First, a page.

This year I am taking the risk and going to try growing garlic.
I have heard that there a a lot of chemicals used on imported garlic and while I always try to buy Australian garlic we eat a lot of it and it can be quite pricey.
I have not grown it before and from what I have heard it can be a fickle thing up here in Queensland. Apparently garlic needs cool temperatures to multiply from the 1 bulb you plant, into an entire head of garlic. Garlic has quite a long growing season so it would be/possibly will be, a bit sad, come the end of the growing season, to only be harvesting just the one little bulb I planted and it not have multiplied.
But I am willing to take the risk.
I am a Diggers Club member and have purchased 2 bulbs of each of the following Garlic. Cream (softneck), Oriental Purple (hardneck), and Australian White (softneck).
Soft necks generally do not have a flower head but are the most common grown as they have a longer shelf life in storage. Hardnecks do have flower heads, a bit like onions, and generally have fewer cloves but the cloves are bigger in size. Apparently hardnecks prefer cooler winters and do not have as good a shelf life as the softneck varieties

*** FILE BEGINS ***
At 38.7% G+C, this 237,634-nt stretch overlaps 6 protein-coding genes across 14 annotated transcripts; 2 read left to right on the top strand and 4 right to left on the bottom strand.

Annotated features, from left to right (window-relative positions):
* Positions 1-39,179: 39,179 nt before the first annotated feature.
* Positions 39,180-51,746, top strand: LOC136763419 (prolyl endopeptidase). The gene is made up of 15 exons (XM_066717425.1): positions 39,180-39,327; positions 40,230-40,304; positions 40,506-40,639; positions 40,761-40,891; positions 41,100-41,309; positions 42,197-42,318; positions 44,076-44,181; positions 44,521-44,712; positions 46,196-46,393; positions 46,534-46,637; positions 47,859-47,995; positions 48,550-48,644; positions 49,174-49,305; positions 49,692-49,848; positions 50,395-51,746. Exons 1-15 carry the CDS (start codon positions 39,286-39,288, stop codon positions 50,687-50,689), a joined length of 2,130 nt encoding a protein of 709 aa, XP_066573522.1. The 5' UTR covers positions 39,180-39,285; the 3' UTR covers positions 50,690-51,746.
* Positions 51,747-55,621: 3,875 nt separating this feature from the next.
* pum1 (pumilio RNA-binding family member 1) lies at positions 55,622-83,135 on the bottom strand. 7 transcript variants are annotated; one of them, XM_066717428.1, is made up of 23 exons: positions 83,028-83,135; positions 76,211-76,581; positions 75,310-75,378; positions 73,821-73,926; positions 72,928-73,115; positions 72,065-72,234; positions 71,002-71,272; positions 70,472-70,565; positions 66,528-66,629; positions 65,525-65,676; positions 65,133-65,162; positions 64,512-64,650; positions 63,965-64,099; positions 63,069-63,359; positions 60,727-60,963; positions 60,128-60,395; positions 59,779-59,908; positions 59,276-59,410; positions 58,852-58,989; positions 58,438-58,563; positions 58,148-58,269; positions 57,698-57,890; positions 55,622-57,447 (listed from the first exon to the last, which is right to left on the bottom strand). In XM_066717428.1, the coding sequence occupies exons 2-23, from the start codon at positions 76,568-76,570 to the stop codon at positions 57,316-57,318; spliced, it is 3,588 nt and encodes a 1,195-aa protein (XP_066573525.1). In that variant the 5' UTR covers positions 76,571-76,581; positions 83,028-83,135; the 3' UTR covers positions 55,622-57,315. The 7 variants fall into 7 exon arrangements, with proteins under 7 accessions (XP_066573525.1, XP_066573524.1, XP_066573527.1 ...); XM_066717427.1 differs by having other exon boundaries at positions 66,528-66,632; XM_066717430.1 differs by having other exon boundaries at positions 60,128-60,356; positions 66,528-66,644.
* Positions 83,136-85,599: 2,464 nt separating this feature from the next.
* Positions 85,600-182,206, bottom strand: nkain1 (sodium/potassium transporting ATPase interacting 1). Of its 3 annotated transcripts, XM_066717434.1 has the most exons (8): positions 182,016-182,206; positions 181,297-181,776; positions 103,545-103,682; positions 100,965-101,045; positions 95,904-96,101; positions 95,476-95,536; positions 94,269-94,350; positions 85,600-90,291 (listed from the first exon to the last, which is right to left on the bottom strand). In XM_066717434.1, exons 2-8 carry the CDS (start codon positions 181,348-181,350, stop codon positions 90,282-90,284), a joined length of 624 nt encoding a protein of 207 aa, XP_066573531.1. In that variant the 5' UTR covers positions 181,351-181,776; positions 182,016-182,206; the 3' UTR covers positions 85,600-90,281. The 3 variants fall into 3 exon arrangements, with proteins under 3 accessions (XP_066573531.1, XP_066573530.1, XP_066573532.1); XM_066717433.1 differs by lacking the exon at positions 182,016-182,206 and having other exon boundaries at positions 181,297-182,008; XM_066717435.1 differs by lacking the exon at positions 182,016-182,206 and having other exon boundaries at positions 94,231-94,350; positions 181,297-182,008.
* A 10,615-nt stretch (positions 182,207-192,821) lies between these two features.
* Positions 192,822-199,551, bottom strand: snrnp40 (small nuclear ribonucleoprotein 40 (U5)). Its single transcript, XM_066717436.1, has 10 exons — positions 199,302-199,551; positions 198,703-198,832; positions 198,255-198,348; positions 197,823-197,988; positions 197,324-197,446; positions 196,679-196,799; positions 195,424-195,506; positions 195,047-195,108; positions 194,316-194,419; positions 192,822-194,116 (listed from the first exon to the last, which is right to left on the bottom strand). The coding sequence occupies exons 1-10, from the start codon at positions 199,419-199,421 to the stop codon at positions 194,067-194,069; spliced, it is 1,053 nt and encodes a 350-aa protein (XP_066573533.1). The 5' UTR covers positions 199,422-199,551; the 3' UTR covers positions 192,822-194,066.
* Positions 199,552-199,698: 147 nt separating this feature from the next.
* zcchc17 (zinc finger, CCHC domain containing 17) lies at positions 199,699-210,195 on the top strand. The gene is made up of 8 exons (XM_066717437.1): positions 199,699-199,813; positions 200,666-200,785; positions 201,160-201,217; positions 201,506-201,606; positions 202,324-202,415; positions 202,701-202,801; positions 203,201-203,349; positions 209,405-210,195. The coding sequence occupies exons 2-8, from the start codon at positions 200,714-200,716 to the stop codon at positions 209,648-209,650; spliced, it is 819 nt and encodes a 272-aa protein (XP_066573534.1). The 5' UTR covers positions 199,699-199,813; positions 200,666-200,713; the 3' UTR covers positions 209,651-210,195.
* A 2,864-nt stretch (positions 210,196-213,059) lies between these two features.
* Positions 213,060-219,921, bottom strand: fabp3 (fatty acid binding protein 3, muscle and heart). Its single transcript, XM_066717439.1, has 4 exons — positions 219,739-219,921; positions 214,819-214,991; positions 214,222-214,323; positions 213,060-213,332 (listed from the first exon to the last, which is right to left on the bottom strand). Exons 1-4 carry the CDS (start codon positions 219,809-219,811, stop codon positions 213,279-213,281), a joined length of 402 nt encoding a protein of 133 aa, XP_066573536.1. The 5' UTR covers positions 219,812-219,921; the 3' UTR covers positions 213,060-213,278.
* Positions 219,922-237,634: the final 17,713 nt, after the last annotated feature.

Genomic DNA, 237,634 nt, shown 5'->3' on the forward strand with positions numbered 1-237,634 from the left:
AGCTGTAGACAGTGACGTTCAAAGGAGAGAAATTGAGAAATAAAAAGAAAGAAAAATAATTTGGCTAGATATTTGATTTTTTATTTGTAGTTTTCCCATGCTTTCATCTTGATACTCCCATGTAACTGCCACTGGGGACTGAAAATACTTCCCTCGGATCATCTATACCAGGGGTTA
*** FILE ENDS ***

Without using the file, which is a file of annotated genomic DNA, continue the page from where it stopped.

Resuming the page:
I planted them out in my raised vege beds and 2 weeks later they are growing happily however the Oriental Purple variety seems to be so far much more vigorous than the other 2.
|My little Garlic patch, 7 rows in total.|
See how the ones on the left are looking stronger and are bigger than the other rows.
I have also planted out some snow peas as well, twice in fact.
My little helper decided that digging in the garden was so much fun she needed to participate too, the day after I planted my already soaked snow pea seeds, when I wasn't looking.
|My little helper|
|My Peas protected by the gutter guard|
|The huge pile of pruning from my Basil|
|The twiggy remains of my Basil, I cannot believe how big they get in just 1 year|